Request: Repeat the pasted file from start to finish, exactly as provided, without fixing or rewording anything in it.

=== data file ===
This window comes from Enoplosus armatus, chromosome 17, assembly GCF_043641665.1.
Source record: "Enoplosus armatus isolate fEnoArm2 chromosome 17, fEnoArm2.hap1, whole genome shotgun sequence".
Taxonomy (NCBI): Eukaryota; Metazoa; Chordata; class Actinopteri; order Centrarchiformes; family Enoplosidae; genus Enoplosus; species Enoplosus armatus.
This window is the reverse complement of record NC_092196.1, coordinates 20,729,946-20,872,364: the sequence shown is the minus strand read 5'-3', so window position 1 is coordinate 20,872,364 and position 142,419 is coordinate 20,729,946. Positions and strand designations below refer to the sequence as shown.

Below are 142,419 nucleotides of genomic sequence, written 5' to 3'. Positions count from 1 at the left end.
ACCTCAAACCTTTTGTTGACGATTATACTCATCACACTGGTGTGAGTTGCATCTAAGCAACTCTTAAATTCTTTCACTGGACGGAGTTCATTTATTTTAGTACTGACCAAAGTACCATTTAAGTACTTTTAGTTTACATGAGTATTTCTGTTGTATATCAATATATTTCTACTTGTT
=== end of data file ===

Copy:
This window comes from Enoplosus armatus, chromosome 17, assembly GCF_043641665.1.
Source record: "Enoplosus armatus isolate fEnoArm2 chromosome 17, fEnoArm2.hap1, whole genome shotgun sequence".
Taxonomy (NCBI): Eukaryota; Metazoa; Chordata; class Actinopteri; order Centrarchiformes; family Enoplosidae; genus Enoplosus; species Enoplosus armatus.
This window is the reverse complement of record NC_092196.1, coordinates 20,729,946-20,872,364: the sequence shown is the minus strand read 5'-3', so window position 1 is coordinate 20,872,364 and position 142,419 is coordinate 20,729,946. Positions and strand designations below refer to the sequence as shown.

Below are 142,419 nucleotides of genomic sequence, written 5' to 3'. Positions count from 1 at the left end.
ACCTCAAACCTTTTGTTGACGATTATACTCATCACACTGGTGTGAGTTGCATCTAAGCAACTCTTAAATTCTTTCACTGGACGGAGTTCATTTATTTTAGTACTGACCAAAGTACCATTTAAGTACTTTTAGTTTACATGAGTATTTCTGTTGTATATCAATATATTTCTACTTGTT